This is not a new concept for Sakurai. When reflecting on a 2004 Famitsu column in his book Think About the Video Games (translation by Source Gaming), Sakurai states that “thinking about the customers after providing post-release support is backwards”, before going on to explain his belief that directors and producers should be flexible in their roles and be prepared to become involved in their creation’s promotion so as to best suit the product and its consumers. The Dojo, as well as Sakurai’s previous websites for games in the Smash Bros. series, are something of an embodiment of this idea – a creator communicating directly with his audience, so as to most suitably express the intentions behind each and every part of the game’s design, as well as how to get the most out of playing it.
In an earlier column published by Famitsu in 2003, Sakurai talks of the beginning of his career and his discovery of the significant difference between meeting customer and commercial expectations. “I sensed the gap between creators and sellers. I distinctly understood that ‘creations’ and ‘goods’ are different”. It is perhaps a long-time presence of this understanding in his approach to designing games that has allowed Sakurai to so effectively blend the passion of a “creator” and the promotional skills of a “seller” in how he conveys his games to their intended audience. It’s something the Dojo has on full display.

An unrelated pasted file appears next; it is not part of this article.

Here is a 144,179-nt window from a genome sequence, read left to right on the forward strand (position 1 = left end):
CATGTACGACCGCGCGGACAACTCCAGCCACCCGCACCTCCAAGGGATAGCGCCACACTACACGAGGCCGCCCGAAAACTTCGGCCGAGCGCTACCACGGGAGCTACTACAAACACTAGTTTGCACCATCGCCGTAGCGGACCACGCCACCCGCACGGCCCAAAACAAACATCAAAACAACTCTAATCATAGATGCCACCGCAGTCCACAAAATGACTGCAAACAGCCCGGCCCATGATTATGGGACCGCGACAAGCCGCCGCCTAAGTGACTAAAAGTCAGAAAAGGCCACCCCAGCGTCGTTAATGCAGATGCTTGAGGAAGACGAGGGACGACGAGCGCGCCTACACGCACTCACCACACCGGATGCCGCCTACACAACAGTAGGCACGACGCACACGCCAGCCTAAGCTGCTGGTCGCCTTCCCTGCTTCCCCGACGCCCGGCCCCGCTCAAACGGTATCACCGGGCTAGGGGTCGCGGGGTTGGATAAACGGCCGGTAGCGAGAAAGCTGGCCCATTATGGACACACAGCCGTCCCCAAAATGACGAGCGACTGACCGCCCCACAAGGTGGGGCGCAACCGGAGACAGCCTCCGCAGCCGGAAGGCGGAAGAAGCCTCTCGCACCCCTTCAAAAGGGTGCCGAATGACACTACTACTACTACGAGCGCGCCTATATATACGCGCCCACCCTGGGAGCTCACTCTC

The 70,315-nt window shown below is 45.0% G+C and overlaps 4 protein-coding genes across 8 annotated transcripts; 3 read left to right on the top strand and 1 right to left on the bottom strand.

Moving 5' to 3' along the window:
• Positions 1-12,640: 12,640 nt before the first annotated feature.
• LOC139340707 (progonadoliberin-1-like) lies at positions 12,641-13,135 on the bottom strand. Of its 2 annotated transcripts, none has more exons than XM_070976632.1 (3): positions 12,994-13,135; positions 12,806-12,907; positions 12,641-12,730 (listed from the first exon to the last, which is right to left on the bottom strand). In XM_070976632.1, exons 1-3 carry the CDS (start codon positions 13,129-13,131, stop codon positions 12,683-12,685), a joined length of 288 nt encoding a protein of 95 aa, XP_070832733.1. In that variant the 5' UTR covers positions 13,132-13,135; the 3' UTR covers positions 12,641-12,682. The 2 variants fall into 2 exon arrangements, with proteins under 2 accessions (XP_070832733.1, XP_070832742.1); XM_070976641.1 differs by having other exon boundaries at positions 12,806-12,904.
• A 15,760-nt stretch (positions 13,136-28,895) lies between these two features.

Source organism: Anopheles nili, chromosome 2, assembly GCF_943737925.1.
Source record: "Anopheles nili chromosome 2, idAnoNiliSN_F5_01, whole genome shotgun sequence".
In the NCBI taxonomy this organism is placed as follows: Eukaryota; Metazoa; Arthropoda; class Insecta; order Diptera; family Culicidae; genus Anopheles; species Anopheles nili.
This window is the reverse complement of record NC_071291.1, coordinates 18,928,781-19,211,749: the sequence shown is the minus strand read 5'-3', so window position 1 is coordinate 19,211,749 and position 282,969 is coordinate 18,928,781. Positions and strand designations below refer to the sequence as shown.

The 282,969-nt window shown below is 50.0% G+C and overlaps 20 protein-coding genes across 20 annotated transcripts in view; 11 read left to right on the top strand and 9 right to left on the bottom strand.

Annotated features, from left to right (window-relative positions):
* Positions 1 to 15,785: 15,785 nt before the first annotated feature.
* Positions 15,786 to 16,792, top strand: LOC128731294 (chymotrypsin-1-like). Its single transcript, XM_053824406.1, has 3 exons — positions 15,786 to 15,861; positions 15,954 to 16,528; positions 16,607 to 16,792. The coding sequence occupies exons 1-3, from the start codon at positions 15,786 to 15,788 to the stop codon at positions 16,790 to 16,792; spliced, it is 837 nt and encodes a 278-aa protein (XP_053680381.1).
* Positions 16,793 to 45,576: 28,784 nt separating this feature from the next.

The Dojo continued a long-standing tradition of official Smash Bros. websites encouraging player interaction and featuring user-submitted content. Japanese websites for past games in the series had seen the likes of character popularity polls and Q&A sessions with Sakurai himself take centre stage, but Brawl marked the first time fans worldwide were given an opportunity to contribute. Multiple galleries of user-submitted snapshots, as well as records for the game’s ‘Target Smash!!‘ and ‘Home-Run Contest‘ modes stand proudly on the website, having received updates until the June of 2009. In a pre-Nintendo Direct world, this all seemed notably off-brand for a company normally known for operating with a degree of secrecy and separation from consumers.
With Nintendo’s tendency to keep some of its oldest websites online for as long as possible, it’s safe to say that Sakurai’s desire for the Smash Bros DOJO!! to exist as a comprehensive database of everything in the game long past it’s release – and even that of its sequels – will most likely be fulfilled. Nine years on from its publication, the final update stands testament to the undertaking involved in both creating Super Smash Bros. Brawl and running its website – Sakurai goes as far as describing his success in carrying out the latter as “making the impossible a reality”. Through humour and modesty, every comment, explanation and piece of advice he wrote has a intimate feel that does well to encompass a personal passion for what was his biggest project to date, further spurring the excitement many would have felt in the run-up to Brawl‘s release whilst offering insight into the thought process behind its design.
I recommend you take some time to browse the Smash Bros DOJO!! for yourself. You might be surprised at how much you’ll learn, both about Super Smash Bros. Brawl and how Masahiro Sakurai makes video games.